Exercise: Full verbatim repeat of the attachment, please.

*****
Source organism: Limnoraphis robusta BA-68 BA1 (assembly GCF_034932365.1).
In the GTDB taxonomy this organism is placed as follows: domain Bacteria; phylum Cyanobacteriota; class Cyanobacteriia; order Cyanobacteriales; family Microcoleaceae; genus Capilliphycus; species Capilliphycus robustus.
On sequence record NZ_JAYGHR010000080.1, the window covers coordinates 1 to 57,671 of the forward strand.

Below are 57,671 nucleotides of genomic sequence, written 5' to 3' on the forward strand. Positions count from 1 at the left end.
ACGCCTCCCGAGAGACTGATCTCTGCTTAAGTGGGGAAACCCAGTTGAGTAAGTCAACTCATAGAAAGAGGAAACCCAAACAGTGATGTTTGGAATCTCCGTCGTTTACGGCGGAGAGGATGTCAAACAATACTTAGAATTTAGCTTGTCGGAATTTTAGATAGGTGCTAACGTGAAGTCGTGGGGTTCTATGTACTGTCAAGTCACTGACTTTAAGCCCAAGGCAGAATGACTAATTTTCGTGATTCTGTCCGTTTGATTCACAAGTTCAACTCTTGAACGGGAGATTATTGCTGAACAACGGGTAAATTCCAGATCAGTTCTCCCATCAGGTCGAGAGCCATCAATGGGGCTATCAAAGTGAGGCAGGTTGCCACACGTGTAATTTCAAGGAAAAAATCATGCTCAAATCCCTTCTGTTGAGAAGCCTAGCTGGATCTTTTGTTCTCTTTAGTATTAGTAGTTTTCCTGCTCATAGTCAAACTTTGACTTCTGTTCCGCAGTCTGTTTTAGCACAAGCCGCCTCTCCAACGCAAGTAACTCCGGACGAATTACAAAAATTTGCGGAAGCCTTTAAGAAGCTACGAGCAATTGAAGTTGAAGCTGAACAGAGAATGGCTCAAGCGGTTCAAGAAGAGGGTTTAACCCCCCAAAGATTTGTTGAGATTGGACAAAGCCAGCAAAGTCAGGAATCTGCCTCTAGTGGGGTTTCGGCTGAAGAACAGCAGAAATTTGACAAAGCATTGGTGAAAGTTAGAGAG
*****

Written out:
Source organism: Limnoraphis robusta BA-68 BA1 (assembly GCF_034932365.1).
In the GTDB taxonomy this organism is placed as follows: domain Bacteria; phylum Cyanobacteriota; class Cyanobacteriia; order Cyanobacteriales; family Microcoleaceae; genus Capilliphycus; species Capilliphycus robustus.
On sequence record NZ_JAYGHR010000080.1, the window covers coordinates 1 to 57,671 of the forward strand.

Below are 57,671 nucleotides of genomic sequence, written 5' to 3' on the forward strand. Positions count from 1 at the left end.
ACGCCTCCCGAGAGACTGATCTCTGCTTAAGTGGGGAAACCCAGTTGAGTAAGTCAACTCATAGAAAGAGGAAACCCAAACAGTGATGTTTGGAATCTCCGTCGTTTACGGCGGAGAGGATGTCAAACAATACTTAGAATTTAGCTTGTCGGAATTTTAGATAGGTGCTAACGTGAAGTCGTGGGGTTCTATGTACTGTCAAGTCACTGACTTTAAGCCCAAGGCAGAATGACTAATTTTCGTGATTCTGTCCGTTTGATTCACAAGTTCAACTCTTGAACGGGAGATTATTGCTGAACAACGGGTAAATTCCAGATCAGTTCTCCCATCAGGTCGAGAGCCATCAATGGGGCTATCAAAGTGAGGCAGGTTGCCACACGTGTAATTTCAAGGAAAAAATCATGCTCAAATCCCTTCTGTTGAGAAGCCTAGCTGGATCTTTTGTTCTCTTTAGTATTAGTAGTTTTCCTGCTCATAGTCAAACTTTGACTTCTGTTCCGCAGTCTGTTTTAGCACAAGCCGCCTCTCCAACGCAAGTAACTCCGGACGAATTACAAAAATTTGCGGAAGCCTTTAAGAAGCTACGAGCAATTGAAGTTGAAGCTGAACAGAGAATGGCTCAAGCGGTTCAAGAAGAGGGTTTAACCCCCCAAAGATTTGTTGAGATTGGACAAAGCCAGCAAAGTCAGGAATCTGCCTCTAGTGGGGTTTCGGCTGAAGAACAGCAGAAATTTGACAAAGCATTGGTGAAAGTTAGAGAG